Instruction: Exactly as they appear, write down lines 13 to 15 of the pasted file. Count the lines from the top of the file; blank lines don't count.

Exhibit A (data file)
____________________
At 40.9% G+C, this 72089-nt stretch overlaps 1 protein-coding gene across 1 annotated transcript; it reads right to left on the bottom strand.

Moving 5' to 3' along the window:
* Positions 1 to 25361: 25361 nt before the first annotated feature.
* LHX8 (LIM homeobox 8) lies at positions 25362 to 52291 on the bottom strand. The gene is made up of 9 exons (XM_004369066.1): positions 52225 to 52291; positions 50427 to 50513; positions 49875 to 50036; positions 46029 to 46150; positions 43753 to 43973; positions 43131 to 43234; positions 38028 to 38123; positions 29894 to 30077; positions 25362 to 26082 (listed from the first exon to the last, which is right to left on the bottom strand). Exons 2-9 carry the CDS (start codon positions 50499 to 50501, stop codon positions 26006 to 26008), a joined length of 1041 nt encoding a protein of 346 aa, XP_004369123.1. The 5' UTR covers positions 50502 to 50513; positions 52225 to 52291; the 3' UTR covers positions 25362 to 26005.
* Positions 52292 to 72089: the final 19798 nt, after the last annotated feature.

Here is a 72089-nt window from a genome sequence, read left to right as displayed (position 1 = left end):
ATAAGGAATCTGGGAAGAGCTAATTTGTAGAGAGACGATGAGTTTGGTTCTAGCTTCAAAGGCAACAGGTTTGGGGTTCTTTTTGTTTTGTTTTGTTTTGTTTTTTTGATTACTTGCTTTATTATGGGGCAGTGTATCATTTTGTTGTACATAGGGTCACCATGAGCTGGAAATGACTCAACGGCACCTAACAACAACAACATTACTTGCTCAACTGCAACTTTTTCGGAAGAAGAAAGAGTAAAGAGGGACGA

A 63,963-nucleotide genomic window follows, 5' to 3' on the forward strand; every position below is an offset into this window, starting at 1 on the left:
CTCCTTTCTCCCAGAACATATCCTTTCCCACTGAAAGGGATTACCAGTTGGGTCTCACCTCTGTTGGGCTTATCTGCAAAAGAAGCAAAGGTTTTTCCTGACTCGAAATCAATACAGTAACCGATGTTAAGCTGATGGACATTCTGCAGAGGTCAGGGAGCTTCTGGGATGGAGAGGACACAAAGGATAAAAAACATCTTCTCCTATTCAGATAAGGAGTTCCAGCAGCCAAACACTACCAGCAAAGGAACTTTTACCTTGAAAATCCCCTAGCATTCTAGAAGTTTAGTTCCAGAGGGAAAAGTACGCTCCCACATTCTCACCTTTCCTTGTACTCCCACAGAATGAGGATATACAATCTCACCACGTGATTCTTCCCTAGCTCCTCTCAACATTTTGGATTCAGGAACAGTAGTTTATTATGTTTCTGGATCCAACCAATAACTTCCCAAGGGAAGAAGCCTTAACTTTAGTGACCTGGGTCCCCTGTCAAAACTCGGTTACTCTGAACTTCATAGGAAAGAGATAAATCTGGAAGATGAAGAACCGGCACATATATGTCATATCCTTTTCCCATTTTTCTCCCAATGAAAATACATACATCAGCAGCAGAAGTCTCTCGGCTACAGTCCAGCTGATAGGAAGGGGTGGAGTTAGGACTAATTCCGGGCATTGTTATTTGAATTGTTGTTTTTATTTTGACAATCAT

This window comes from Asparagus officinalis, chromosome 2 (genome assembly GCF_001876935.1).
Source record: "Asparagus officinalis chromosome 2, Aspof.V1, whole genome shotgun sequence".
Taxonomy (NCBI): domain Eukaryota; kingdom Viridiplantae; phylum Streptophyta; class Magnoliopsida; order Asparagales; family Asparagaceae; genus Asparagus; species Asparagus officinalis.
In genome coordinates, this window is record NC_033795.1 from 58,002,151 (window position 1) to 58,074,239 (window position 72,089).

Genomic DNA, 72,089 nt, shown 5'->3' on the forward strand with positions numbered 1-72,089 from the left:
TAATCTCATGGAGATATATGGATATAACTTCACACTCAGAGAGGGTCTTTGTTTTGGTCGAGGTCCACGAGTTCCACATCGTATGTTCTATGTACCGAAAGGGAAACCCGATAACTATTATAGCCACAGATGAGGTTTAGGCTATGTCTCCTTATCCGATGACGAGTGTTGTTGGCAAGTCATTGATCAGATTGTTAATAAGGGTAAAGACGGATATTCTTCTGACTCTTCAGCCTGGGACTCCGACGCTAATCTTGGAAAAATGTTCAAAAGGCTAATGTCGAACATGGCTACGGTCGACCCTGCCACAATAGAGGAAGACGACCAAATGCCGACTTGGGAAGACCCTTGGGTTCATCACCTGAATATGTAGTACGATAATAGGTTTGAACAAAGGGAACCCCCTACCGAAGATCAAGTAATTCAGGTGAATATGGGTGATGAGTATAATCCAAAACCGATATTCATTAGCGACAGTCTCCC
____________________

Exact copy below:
In genome coordinates, this window is record NC_033795.1 from 58,002,151 (window position 1) to 58,074,239 (window position 72,089).

Genomic DNA, 72,089 nt, shown 5'->3' on the forward strand with positions numbered 1-72,089 from the left:
TAATCTCATGGAGATATATGGATATAACTTCACACTCAGAGAGGGTCTTTGTTTTGGTCGAGGTCCACGAGTTCCACATCGTATGTTCTATGTACCGAAAGGGAAACCCGATAACTATTATAGCCACAGATGAGGTTTAGGCTATGTCTCCTTATCCGATGACGAGTGTTGTTGGCAAGTCATTGATCAGATTGTTAATAAGGGTAAAGACGGATATTCTTCTGACTCTTCAGCCTGGGACTCCGACGCTAATCTTGGAAAAATGTTCAAAAGGCTAATGTCGAACATGGCTACGGTCGACCCTGCCACAATAGAGGAAGACGACCAAATGCCGACTTGGGAAGACCCTTGGGTTCATCACCTGAATATGTAGTACGATAATAGGTTTGAACAAAGGGAACCCCCTACCGAAGATCAAGTAATTCAGGTGAATATGGGTGATGAGTATAATCCAAAACCGATATTCATTAGCGACAGTCTCCC